Caitlin Howell, associate professor of chemical and biomedical engineering at the University of Maine, researches how to design catheters that are less likely to cause infections. News of her research caught the eye of a philanthropic organization, and now, her research has the backing it needs to potentially enter the medical market.
Howell leads a team of researchers at the UMaine Biointerface and Biomimetics Lab studying different coatings that can help prevent protein deposition that could lead to urinary tract and blood infections. Together with Ana Flores-Mireles, assistant professor at the University of Notre Dame, they have shown that liquid-infused silicone (LIS) catheters can significantly reduce the deposition of the protein fibrinogen and decrease the risk of major pathogens in the urinary tract.
Open Philanthropy, a grantmaking organization that supports research through philanthropic donations, contacted Howell directly after learning about her research in multiple news outlets and on the University of Maine website.
On Sept. 7, Howell received news that she was awarded $350,000 in support from the organization.
“We were very happy to learn that organizations like Open Philanthropy exist to identify and support research that has the potential to improve millions of lives. Having their support means that we can begin to focus on what needs to be done to move this technology to the market where it can begin to help people,” Howell says.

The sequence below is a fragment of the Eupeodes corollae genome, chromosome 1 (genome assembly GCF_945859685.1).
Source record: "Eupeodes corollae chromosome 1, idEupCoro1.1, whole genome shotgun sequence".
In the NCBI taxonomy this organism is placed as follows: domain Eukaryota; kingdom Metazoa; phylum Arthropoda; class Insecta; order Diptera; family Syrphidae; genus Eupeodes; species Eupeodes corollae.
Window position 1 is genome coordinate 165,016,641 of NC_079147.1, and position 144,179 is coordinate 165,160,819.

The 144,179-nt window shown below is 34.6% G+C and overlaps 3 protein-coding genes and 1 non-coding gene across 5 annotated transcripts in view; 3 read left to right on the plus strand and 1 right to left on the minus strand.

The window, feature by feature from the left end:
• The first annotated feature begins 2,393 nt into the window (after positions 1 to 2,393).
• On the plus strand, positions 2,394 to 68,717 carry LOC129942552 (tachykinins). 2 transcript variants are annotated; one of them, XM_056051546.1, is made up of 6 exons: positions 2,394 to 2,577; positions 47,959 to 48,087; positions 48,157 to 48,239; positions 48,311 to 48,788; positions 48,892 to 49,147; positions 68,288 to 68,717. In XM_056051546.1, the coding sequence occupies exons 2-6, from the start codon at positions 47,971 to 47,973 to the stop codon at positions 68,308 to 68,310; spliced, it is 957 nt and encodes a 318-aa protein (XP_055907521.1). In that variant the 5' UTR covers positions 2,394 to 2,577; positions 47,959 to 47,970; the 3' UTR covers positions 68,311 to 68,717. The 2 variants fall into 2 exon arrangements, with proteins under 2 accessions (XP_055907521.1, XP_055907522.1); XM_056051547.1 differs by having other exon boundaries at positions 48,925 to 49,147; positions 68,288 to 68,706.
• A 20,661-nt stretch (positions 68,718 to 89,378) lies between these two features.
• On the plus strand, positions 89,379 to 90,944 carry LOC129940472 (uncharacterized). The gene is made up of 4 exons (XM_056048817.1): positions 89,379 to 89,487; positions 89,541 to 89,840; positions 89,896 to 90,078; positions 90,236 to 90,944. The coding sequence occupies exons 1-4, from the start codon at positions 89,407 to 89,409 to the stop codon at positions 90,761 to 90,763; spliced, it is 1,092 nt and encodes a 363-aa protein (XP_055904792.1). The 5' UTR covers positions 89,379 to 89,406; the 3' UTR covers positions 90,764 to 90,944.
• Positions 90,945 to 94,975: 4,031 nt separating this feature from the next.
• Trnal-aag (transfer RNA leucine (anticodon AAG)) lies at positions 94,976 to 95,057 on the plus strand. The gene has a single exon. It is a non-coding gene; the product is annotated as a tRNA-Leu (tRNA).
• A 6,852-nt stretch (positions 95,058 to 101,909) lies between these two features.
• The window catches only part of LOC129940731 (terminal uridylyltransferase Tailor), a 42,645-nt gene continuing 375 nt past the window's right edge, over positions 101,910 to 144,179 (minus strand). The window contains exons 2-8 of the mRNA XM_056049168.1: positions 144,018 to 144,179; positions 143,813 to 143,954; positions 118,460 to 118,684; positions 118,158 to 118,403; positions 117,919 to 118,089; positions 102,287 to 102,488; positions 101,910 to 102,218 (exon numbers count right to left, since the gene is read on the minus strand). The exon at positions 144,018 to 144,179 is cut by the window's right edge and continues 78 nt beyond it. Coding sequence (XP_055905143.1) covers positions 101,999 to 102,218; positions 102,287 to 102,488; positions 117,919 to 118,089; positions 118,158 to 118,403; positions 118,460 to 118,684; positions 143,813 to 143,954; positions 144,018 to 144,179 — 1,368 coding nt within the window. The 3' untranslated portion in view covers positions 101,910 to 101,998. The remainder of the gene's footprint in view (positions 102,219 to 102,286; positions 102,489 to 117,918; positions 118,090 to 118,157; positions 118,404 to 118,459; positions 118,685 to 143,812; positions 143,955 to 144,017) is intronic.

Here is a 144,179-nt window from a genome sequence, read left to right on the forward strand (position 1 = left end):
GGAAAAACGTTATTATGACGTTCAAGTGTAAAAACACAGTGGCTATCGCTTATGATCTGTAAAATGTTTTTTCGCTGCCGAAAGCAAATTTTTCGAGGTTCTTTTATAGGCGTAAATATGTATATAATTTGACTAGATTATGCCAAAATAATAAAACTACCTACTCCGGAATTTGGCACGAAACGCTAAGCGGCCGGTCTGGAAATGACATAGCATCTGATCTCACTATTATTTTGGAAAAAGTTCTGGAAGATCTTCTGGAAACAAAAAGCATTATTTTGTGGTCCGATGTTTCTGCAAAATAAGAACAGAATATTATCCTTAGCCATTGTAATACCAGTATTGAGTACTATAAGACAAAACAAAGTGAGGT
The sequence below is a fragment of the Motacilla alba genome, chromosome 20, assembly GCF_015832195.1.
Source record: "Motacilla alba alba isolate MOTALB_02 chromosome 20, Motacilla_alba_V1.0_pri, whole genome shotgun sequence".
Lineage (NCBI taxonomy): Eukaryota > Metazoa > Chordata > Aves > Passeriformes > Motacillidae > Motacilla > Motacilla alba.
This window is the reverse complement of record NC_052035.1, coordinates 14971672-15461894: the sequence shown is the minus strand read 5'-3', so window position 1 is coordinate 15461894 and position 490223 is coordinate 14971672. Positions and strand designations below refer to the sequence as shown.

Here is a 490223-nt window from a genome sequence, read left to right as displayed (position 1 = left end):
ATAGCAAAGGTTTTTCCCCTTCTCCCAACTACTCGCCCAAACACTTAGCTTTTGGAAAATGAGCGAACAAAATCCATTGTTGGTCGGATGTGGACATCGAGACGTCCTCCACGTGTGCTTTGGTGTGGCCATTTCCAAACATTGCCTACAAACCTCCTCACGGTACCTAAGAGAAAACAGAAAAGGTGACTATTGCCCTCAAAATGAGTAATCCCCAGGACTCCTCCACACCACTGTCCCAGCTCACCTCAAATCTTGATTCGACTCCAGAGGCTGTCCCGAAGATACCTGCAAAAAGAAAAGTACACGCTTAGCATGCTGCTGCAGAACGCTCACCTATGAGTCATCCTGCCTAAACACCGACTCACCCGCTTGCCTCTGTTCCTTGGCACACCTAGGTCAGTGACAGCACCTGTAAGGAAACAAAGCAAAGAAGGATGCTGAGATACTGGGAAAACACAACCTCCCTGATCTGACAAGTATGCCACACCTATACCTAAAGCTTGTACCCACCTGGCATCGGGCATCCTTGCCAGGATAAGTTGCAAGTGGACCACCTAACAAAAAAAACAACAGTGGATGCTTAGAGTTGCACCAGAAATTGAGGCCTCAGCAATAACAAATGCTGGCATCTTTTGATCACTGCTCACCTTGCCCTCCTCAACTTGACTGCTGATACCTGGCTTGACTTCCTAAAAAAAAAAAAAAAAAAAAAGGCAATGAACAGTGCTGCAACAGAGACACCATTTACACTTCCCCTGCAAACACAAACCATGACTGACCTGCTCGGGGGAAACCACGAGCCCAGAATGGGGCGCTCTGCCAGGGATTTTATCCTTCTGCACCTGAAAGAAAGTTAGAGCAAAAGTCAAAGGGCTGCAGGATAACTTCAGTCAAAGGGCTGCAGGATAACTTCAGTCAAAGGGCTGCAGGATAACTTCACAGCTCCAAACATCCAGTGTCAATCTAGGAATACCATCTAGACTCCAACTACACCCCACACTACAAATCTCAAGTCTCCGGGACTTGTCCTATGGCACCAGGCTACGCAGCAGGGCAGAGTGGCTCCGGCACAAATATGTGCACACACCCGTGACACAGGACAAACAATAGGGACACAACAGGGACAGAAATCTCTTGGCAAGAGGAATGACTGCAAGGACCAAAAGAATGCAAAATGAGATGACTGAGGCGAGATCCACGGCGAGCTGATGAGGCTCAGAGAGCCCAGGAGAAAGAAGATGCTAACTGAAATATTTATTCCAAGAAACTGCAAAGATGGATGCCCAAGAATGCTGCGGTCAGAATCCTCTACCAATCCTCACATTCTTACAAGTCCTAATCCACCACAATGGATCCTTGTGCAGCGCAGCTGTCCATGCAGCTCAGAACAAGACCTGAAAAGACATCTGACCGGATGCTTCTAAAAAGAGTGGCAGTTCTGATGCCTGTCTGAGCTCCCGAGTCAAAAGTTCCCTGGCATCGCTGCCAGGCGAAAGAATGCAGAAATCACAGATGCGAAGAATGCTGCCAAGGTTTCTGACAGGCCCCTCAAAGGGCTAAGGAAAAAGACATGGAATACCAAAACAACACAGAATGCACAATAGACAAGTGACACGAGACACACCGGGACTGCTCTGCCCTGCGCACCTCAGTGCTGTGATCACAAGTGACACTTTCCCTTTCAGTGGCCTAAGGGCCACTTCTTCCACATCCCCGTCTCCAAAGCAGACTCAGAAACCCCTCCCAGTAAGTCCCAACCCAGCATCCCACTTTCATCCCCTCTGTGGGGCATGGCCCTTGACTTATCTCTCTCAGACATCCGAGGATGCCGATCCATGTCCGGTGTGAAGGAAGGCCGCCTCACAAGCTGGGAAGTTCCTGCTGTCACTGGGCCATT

The funding will support the next steps of Howell’s research, which is translating the technology to the market. The team will be working on intellectual property protection and licensing; customer discovery and market analysis; and beginning the FDA approval process.
“Our goal is to get this technology to the point where it can help all those who rely on catheters. It will be a long process to get this into the hands of doctors and patients, as it is with nearly all new medical technologies, but we are motivated to get it done,” Howell says.